To do this requires both savvy - knowing what to say and what not to - and nerves of steel. Plus an absolute lack of shame.
Not everyone can be a Kardashian. But we can all copy their secret to success.

The #1 personal branding secret you can learn from the Kardashian crew



When it comes to branding it pays to learn from everyone, not to focus on the elite. And I have learned a boatload from this family. Over just the past few episodes I was riveted to the screen as I saw:

  • Kourtney in the back of an ambulance, after passing out from over-dieting
  • Khloe admit feeling leaned-on and used by the rest of the family
  • Scott and Kourtney fight over who would watch Mason - she wanted to go to the gym, he was dressed for a business meeting
  • The mother cry as she told husband Bruce Jenner how he is the family rock
  • Kourtney call Khloe a "crazy b****"

...and so, so very much more.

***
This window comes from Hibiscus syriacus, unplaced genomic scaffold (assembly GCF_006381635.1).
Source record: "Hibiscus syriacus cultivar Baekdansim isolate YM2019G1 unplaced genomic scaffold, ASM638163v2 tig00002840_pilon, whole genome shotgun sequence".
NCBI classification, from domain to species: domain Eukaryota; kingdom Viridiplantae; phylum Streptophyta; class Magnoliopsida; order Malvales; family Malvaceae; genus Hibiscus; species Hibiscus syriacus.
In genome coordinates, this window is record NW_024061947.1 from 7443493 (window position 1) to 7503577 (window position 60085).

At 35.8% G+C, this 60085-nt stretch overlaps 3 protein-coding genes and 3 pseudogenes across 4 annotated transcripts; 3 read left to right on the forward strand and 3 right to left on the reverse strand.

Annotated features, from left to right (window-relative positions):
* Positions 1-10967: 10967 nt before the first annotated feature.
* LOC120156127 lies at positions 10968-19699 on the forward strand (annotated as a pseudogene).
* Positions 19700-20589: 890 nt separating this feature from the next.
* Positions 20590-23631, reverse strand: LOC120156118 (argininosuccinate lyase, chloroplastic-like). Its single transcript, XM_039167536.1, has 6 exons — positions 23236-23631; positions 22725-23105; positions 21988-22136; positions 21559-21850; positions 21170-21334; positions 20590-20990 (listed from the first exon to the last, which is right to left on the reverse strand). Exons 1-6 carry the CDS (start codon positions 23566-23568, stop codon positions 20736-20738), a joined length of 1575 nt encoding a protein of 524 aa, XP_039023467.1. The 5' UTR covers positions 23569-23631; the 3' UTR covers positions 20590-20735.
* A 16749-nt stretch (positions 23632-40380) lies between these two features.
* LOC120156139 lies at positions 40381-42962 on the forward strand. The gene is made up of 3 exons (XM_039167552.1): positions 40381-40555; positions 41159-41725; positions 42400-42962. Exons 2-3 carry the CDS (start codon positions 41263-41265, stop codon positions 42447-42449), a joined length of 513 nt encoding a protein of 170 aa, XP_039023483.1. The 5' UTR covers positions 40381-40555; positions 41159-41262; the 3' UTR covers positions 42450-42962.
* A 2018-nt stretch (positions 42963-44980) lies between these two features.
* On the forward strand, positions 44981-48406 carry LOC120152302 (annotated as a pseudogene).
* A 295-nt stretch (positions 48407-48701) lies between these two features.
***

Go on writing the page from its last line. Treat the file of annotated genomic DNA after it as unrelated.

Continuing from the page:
The Kardashians are natural, absolute masters of personal branding because they understand one thing well: how to turn their flaws into assets. Where most people try to capitalize on their strengths and play down weakness, they do the complete opposite.

To do this requires both savvy - knowing what to say and what not to - and nerves of steel. Plus an absolute lack of shame.

Not everyone can be a Kardashian. But we can all copy their secret to success.

Branding boot camp: The hidden danger of too much social media

Old news: The flood of social media is upon us now, and in response we have turned into a nation of narcissists.